BOB: The roots music we draw from for the production comes from a number of styles that have been present in Alaska and the North for many decades. Fiddle music has a long tradition in the North since the introduction of the violin by the French and English in the 18th century. American string band traditions moved through the North with the gold rushes of the late 19th century. Adding to those influences is country and blues arriving with the first recordings and radios. In the 1970’s a large influx of new people, brought by adventure and opportunity just as the earlier waves of travelers, created music that reflected personal experiences and impression of their sense of place and community. The long winter nights and endless summer days, with gatherings in homes to share a meal and a tune or two, slowly deepened and matured the traditions that provided new opportunities for discovery. This process continues on today within the mix of music and life in the North. With the music we are reaffirming our humanity, our creative adaptability and our need for reinvention… just as our characters in the production. The music weds to the lyrics to help the characters, and us, understand our only constant is change.

ARENA STAGE: Georgia and Bob, this musical has an exciting, unique sound. Can you tell us about the process of collaborating on a musical that pulls from traditional roots as well as a contemporary musical theater sound? How do you find that balance?

BOB: The challenge for me at first was finding our common language. I come from a self-taught tradition that does not always produce a fluid knowledge of musical theory in contrast to Georgia who is highly skilled and academically trained. We had to invent a language for us to communicate the core ideas we needed to meld together to support story and character. Our first efforts were, as one would expect with two people learning to dance together… lots of stepped on toes. Once we were able to determine who would lead and where, we began to see results.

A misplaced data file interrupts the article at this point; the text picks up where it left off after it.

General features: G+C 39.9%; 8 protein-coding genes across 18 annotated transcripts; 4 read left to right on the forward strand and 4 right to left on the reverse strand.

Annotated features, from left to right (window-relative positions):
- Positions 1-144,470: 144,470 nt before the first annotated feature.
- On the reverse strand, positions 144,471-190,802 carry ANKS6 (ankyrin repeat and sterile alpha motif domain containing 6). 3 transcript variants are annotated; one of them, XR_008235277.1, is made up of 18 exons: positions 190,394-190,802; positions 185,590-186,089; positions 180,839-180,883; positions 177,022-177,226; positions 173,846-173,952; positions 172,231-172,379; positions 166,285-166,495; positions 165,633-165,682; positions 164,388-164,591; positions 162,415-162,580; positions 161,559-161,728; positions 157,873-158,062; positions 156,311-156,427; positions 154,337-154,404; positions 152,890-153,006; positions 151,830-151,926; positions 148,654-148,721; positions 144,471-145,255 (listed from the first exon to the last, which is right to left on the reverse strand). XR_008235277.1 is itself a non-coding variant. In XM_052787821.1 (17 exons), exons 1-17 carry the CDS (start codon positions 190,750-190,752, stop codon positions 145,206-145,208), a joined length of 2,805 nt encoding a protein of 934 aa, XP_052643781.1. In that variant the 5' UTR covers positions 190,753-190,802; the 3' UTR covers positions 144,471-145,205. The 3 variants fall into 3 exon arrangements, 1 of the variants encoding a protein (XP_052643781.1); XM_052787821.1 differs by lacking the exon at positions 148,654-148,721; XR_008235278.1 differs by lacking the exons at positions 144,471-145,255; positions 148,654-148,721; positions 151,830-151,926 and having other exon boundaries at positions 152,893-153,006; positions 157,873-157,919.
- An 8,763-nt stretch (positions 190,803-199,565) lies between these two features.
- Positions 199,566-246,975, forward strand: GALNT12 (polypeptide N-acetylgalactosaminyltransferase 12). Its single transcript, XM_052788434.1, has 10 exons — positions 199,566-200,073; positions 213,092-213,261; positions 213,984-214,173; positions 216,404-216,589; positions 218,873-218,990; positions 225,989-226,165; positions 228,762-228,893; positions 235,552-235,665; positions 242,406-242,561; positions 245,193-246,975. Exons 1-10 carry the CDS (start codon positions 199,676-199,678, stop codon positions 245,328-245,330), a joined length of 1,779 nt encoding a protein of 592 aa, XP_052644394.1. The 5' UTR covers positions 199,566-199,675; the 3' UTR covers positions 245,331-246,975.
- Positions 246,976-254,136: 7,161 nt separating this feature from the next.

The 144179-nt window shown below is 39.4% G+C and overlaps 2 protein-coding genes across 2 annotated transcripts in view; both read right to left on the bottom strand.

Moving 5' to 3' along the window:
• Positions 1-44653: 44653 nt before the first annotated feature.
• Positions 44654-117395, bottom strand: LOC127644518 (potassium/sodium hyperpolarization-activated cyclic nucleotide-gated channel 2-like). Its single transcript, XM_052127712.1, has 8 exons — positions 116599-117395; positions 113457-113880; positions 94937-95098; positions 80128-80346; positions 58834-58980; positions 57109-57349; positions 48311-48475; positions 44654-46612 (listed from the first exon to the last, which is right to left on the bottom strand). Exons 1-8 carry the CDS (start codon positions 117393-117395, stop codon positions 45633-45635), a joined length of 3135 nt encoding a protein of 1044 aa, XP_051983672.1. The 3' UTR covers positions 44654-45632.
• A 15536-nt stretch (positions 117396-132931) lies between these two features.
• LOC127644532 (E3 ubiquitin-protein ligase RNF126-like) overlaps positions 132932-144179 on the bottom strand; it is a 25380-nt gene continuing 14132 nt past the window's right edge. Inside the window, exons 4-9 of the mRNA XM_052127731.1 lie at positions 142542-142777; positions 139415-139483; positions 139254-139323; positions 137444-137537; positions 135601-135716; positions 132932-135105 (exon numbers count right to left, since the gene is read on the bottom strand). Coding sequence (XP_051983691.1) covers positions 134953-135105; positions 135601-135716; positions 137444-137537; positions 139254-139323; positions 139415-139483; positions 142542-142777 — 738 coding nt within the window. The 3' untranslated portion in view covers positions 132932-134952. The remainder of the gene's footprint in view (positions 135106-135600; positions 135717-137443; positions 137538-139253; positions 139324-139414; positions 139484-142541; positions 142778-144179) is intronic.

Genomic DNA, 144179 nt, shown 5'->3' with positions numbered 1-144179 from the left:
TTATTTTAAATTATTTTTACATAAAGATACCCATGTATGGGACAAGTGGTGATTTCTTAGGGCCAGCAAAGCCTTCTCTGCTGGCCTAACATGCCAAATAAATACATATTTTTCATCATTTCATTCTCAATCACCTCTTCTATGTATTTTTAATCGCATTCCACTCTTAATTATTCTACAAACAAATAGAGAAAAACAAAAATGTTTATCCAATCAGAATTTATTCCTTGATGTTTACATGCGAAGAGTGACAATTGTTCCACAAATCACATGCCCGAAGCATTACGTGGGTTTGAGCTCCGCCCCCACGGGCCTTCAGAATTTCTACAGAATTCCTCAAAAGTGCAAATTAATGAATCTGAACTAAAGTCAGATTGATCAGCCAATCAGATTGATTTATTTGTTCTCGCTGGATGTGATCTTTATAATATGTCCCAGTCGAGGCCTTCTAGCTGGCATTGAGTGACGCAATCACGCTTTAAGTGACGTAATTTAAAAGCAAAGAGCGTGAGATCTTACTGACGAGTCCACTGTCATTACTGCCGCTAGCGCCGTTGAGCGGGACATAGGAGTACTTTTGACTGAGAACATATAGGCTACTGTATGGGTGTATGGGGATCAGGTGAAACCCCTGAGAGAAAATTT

GEORGIA: I have a distinct memory of talking about a song moment and realizing that my words were not making sense to Bob. He has studied both art history and mechanical engineering and so we found a way to talk about the structure of the song — the shape of it, the colors of it, the way it builds, how it’s supported — and we drew a physical graph of the song on a cocktail napkin. It worked. We both said, “YES, that’s it!” Bob’s intelligence runs deep and his musical and theatrical instincts are quite often in the same ballpark as mine, but it did take us several months to learn how to communicate. Several cocktail napkins later, I think we have both learned a lot from each other and we’re very proud to say the score sounds like both of us.

BOB: Georgia provided lyrics, we would discuss color, meter, intent, etc… and I would go to work on first cut of music. Georgia would review and suggest changes that supported her vision of the lyrics that I had not caught, or understated / overstated. That effort would require a rewrite from me, which would then be sent back to Georgia. Once we had agreement on the basic tune, set for the most part within a roots vein, [what I describe as a traditional arch] Georgia would determine what elements/aspects of the tune lent themselves to musical theater patterns and she would expand on them.

GEORGIA: Bob composed mostly on guitar, mandolin and fiddle, but I knew we’d be working a lot with a rehearsal piano, so many of my first instincts were about figuring out how to “translate” his musical ideas onto a keyboard without losing the colors that made them authentic. And then, many times when we played the song for John, he’d have questions about a lyric and I’d go back and rewrite that. So the back-and-forth among all three of us has really proven to be exciting. I’ve never had another collaboration quite like this one.

BOB: The results have provided us both with some wonderful surprises and earned confirmations. Best part is we have been able to maintain and grow the work as collective and centered in service of character and support of story.

GEORGIA: I think it’s a real testament to Molly Smith’s vision of this piece that she sought the three of us out — each from a different background, a different city, a different point of view — and made us figure out how to function as a team. We really all just want to manifest the version of this show that makes Molly happy!


Post-Show Discussions

May 2, 2018 – 12:00 p.m.
May 3, 2018 – 8:00 p.m.
May 8, 2018 – 12:00 p.m.
May 8, 2018 – 7:30 p.m.
May 9, 2018 – 12:00 p.m.


Audio Described

May 5, 2018 – 2:00 p.m.

Open Captioned

May 9, 2018 – 7:30 p.m.
May 12, 2018 – 2:00 p.m.
May 15, 2018 – 7:30 p.m.


Snow Child runs approximately two hours and 10 minutes with one 15 minute intermission.

Snow Child